If you use a lot of web applications, you might like this Linux browser specially designed for this purpose. Jack Wallen shows you how to install and use Tangram.
When I’m on the move, I need everything to work as efficiently as possible. And while you might be thinking, “But a web browser is as efficient as it gets, isn’t it?” It depends on the task you are performing and the site you are working with.
This is especially true in the modern age of web applications and with a workforce that is constantly on the move. Instead of always having a full-featured kitchen sink-style web browser, sometimes we need something a little more stripped down, a tool focused on one thing and only one: web apps.
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I depend on web apps for a lot of the work I do, and prefer to use them in a dedicated browser. For a really long time, I used Chrome and saved these sites as Dedicated App Windows. But Chrome is Chrome (and always will be Chrome), which means I can’t always depend on it not to gobble up system resources or pass information to lots of third-party entities.
That’s why, when Tangram came out, I was done with it. Tangram is a web browser created specifically to run web applications. That’s all he does. In fact, using Tangram as your specific browser for your web application makes perfect sense (once you start using it). Tangram lets you save all those web app urls in a handy sidebar, so you can open the app and quickly log into the web app you need. It’s fast, it’s simple, it’s reliable, and it’s open-source.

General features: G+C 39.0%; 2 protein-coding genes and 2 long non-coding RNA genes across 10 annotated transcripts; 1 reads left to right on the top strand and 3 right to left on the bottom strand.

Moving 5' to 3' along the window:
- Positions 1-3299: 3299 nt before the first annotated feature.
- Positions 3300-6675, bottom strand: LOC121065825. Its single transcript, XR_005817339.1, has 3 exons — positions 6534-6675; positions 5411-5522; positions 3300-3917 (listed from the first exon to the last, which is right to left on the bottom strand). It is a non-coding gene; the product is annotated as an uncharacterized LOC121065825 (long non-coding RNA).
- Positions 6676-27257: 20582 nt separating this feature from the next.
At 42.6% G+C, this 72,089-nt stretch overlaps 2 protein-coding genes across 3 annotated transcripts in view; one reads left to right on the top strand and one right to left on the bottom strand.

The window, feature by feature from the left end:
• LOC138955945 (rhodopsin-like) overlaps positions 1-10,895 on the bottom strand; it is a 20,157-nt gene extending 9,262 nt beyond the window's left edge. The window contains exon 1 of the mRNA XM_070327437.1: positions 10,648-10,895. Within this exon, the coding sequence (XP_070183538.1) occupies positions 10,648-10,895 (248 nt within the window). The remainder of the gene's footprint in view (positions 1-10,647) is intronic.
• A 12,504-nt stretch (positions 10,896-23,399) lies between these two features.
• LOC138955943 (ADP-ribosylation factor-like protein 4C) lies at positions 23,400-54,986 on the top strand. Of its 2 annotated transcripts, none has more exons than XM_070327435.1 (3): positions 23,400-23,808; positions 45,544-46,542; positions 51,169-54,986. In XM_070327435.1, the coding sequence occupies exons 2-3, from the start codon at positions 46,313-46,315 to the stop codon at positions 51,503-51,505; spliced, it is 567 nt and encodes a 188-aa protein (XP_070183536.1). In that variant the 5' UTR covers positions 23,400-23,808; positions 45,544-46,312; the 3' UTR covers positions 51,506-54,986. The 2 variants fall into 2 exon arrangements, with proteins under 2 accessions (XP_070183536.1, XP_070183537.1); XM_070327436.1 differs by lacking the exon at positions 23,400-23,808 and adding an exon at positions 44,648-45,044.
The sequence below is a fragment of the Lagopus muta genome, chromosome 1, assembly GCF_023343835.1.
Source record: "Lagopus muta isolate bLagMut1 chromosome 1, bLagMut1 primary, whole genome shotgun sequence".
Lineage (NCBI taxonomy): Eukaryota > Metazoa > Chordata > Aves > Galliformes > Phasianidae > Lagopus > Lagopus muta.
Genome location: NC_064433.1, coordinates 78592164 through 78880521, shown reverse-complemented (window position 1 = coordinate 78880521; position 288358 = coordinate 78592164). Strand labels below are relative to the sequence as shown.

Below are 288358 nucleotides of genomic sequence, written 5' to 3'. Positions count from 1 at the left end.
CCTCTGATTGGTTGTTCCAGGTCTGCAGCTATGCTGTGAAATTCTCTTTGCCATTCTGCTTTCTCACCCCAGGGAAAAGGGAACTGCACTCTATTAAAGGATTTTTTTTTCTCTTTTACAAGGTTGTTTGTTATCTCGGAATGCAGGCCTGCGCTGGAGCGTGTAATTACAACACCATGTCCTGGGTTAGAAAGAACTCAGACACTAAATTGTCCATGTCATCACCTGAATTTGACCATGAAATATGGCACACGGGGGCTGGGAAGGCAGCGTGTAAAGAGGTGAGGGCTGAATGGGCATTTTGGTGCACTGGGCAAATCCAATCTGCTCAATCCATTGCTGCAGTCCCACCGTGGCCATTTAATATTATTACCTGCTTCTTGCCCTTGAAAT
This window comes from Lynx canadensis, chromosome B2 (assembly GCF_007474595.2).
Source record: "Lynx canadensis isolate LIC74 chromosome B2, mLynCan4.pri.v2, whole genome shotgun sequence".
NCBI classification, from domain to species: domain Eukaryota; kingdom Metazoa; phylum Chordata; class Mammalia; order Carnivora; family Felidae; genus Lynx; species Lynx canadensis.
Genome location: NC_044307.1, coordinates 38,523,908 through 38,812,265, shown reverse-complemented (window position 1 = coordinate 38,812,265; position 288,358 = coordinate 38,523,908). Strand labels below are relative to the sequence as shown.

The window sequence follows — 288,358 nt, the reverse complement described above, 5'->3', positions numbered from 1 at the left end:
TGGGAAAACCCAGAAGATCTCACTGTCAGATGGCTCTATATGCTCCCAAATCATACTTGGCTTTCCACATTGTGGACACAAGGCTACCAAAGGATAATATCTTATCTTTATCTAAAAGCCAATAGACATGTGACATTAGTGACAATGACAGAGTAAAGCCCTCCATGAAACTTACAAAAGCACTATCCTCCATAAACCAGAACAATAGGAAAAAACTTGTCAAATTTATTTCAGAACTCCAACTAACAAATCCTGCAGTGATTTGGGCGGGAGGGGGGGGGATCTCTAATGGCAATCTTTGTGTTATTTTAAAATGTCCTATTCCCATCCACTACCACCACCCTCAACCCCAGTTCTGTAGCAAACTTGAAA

Tangram’s feature list is short (because it has such a narrow focus) and includes:
- Saved tabs can be rearranged in the sidebar (which can be moved to a top bar).
- Add any website or service as a web application.
- Integrated user agent selector.
- Keyboard shortcuts.
- Persistent and independent tabs.
- Custom Title
- Smart notifications
And that’s all. But what more do you need?
Let’s install Tangram. It is only available for the Linux operating system and can only be installed through Flatpak or from the Arch User Repository (AUR). I will demonstrate the installation on Pop! _OS Linux, but the installation will be the same on any Linux distribution that supports Flatpak.
Let’s install Tangram.
How to install Tangram
Installation with Flatpak is incredibly easy. Log into your Linux desktop and open a terminal window. In the terminal, run the command:
flatpak install flathub re.sonny.Tangram
You will be prompted to continue with the installation (Figure A).
Once the installation is complete, locate Tangram in your desktop menu and launch it.
How to use Tangram
If you used a web browser, you can use Tangram. Open the newly installed app and you will be greeted by the simple browser (Number B).
Type a URL in the address bar and press Enter. Let’s just say, for example, that you want to add the TechRepublic site as a web application in Tangram (although it is not actually a web application). Go to www.techrepublic.com and press Enter. Once the page loads, click Done (Figure C).
When prompted (Number D), give the entry a name and (if necessary) change the User-Agent. Click Add and the site will be saved in the Tangram sidebar.
Once you’ve saved all the sites you need in the sidebar (Encrypted), just click one (in the sidebar) to use it.
You knew this was coming because every app and service on the planet has a caveat. Some sites just won’t work with Tangram. In my experience so far, these sites are rare. One site that absolutely won’t work is Zencastr, which happens to be a service that runs on very few browsers to begin with, so it’s no surprise that it doesn’t work with Tangram. So if you are using a site that is finicky about which browser it will load on, test it on Tangram to see if it will load. You might be surprised.
Other than that one caveat, Tangram is a fantastic way to make using your web app on the go a little more efficient and organized.
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